Physics and Me: Three – Inquest

This blog post is best read after the preceeding two entries.
Science is a process. Science is a philosophy which adds discipline to the human mind. Science is as yet our most powerful method of thought. Despite this, science is not perfect. It cannot handle everything; it cannot deal with every sort of human thought or action.
Science does not hand us great truths delivered absolutely from the gods. Science is human perception followed by human cognition. Whereas the methodological philosophy of science stands well, its ”truths” have short useful lives. The very hallmark of science, the thing that differentiates science from all other philosophical methods; the experiment is founded upon illogic! An experiment is the fallacy of ”confirming the consequent” in action. The nature of any scientific truth is probabilistic.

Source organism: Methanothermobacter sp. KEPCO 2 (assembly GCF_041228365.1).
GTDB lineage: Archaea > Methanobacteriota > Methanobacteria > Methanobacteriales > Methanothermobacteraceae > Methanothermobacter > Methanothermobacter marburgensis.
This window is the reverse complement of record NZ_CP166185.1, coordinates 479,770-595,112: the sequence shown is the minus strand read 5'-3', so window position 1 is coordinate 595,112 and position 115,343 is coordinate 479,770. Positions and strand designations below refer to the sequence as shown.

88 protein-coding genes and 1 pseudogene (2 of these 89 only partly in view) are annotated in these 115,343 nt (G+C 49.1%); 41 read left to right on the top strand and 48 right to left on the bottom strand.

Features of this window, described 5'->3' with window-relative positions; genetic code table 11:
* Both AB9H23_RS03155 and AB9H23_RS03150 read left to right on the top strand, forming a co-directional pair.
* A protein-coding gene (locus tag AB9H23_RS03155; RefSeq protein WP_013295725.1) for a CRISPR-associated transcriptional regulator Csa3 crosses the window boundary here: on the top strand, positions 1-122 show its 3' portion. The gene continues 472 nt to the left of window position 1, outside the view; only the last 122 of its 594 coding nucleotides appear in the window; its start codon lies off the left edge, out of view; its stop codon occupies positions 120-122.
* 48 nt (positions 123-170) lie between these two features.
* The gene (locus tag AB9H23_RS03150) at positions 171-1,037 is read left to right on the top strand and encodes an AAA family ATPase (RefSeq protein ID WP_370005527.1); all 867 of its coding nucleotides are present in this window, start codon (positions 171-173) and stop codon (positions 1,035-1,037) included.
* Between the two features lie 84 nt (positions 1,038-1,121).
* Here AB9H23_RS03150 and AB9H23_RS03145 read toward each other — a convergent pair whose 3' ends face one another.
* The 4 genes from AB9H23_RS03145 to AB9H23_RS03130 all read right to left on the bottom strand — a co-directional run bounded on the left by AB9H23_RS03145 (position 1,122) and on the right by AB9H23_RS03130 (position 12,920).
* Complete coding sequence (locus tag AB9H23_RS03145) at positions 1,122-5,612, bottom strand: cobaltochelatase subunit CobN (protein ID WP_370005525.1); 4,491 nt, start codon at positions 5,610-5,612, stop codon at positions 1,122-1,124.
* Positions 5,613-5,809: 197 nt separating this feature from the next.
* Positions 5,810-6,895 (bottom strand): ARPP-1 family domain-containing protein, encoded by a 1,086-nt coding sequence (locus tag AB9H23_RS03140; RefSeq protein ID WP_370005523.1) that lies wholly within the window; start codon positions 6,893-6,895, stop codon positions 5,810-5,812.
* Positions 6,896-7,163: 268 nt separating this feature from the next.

What science can reasonably give us is the best current guess. It was within these limitations that the inestimable Sir Isaac formulated the first general laws by way the universe might be explained, quantitatively. There were errors in his model. Einstein’s model would correct those errors. Woiud we think that Einstein made no errors, none at all? Of course he did. Perhaps an error could be found which would allow fast transportation.
If you think I’m done, then you are wrong.


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